You should limit your calories in your drink by choosing those with less alcohol and a limited amount of sweetened beverages. By using flavored seltzers or water, you will save calories. Some diet-friendly alcoholic beverage choices include:
Wines: If you are going to drink, red and white wines (Chardonnay, Pinot Grigio, Zinfandel, Cabernet Sauvignon, Merlot) are the most calorie-friendly selection with a typical 20 calories per ounce with no cholesterol, sodium or fat. A typical 5-oz serving will contain about 100 calories and 2 to 4 grams of carbohydrates.
Hard Liquor: Hard liquor is higher in calories than wine per ounce and is often mixed with soda, which increases the calorie count. To save calories, mix with diet tonic, water or just have a shot. One shot glass or mixed drink will contain about 1.5 ounces of hard liquor. Caloric values per 1.5 ounces are:
Vodka: 1-4 calories, 0g carbs
Tequila: 104 calories, 8g carbs
White Rum: 104 calories, 0g carbs
Coconut Rum: 77 calories, 8g carbs
Scotch Whiskey: 104 calories, 0g carbs
Gin (various brands): 77-119 calories, 8g-0g carbs
Cognac: 104 calories, 3g carbs
Vermouth: 64 calories, 0.4g carbs
Beer: Choosing light beers will drop your caloric intake without sacrificing much flavor. It is worth noting that it can be hard to estimate your intake when pouring from a pitcher, or drinking from an oversized beer mug. Caloric values per 12-oz serving are:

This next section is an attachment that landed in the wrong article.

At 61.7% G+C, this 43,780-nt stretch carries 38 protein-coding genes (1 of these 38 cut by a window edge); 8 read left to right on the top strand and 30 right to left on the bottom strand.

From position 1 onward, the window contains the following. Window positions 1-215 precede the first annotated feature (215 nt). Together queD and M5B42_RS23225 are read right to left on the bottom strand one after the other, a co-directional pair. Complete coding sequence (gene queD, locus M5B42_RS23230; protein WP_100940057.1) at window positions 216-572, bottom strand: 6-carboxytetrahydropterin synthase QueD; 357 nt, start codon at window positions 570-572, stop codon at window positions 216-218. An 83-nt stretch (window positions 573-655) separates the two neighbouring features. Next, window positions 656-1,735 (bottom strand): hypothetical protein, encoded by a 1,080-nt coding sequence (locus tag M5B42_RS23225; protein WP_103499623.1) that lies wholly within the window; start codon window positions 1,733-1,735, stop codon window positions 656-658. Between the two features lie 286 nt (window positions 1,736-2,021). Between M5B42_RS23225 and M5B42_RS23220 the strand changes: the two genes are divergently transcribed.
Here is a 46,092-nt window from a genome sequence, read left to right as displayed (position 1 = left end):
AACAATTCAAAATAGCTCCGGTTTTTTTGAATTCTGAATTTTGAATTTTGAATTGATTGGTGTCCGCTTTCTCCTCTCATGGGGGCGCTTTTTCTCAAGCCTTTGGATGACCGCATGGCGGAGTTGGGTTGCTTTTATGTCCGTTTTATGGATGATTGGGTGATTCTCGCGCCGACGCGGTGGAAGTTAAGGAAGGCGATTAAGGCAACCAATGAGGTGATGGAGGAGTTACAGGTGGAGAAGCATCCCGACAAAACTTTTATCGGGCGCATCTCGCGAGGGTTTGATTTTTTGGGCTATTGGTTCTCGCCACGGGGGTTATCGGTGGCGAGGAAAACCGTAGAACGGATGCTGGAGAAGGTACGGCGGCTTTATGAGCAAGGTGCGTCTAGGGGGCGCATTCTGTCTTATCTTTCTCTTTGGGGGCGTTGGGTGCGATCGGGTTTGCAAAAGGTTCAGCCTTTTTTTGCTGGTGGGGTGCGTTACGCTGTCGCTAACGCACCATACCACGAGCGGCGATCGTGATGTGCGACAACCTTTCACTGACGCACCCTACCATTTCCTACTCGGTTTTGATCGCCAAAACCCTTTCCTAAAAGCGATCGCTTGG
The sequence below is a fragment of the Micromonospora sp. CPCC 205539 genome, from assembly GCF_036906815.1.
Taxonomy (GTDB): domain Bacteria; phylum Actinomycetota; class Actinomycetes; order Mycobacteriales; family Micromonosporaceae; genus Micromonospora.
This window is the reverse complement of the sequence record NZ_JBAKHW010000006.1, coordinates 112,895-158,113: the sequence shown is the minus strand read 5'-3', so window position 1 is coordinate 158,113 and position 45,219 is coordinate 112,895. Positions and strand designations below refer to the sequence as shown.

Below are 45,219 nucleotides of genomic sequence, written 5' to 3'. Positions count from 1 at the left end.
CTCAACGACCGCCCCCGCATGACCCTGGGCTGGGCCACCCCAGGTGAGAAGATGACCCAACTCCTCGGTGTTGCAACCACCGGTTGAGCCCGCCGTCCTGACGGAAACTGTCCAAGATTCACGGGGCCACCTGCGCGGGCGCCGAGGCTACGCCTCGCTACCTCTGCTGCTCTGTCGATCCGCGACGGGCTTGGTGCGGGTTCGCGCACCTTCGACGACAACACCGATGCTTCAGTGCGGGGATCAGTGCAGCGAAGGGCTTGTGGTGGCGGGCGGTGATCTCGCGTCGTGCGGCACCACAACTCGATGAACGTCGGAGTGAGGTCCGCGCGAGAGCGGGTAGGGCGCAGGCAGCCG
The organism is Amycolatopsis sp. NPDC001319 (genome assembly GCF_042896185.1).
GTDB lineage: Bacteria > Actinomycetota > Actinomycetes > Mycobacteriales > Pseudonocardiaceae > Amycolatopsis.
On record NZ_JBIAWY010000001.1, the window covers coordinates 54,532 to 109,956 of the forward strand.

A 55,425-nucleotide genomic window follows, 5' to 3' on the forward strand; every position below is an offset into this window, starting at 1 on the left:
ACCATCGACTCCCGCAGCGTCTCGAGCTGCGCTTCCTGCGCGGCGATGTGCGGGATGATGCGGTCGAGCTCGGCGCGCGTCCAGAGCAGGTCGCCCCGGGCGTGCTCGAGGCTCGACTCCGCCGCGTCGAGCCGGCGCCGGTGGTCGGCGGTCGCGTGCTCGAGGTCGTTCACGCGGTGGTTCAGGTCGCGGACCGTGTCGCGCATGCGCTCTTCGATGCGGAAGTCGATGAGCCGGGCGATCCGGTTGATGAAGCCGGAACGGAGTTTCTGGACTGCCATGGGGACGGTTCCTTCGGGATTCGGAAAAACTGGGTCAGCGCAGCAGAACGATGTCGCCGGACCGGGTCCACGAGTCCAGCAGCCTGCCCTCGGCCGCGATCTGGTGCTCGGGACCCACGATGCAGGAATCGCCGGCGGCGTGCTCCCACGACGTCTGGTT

Light Beer: 108 calories, 6g carbs
Draft Beer: 144 calories, 13.2 carbs
Lager: 168 calories, 13.2 carbs
Ale: 216 calories, 13.2 carbs
Liqueurs: They are tasty and should be enjoyed sparingly as they pack the most calories per ounce. Liqueurs can be served alone, over ice, with coffee, or mixed with cream or other mixers. Adding mixers will increase the calorie and fat content of drinks with liqueur. The words “cordial” and “liqueur” are used interchangeably since both drinks are flavored, very sweet and often served as (or paired with) dessert. Whether served in a cocktail or alone, one serving of (chocolate, mint, peppermint, strawberry) liqueur is about 1.5 ounces, contain 155 calories and 17 grams of carbohydrates.
Be careful to budget your alcohol servings carefully. I’m sure I don’t have to tell you but I’ll mention it anyway, drinking loosens your inhibitions and may make you eat, among other things, without thinking. Practice in moderation and consider the other potential health benefits of different types of alcohol. Most health experts recommend the following hierarchy for alcoholic beverages: choose red wine, white wine, lighter beers, hard liquor and lastly liqueur.
Andrea Stewart Roa, M.S.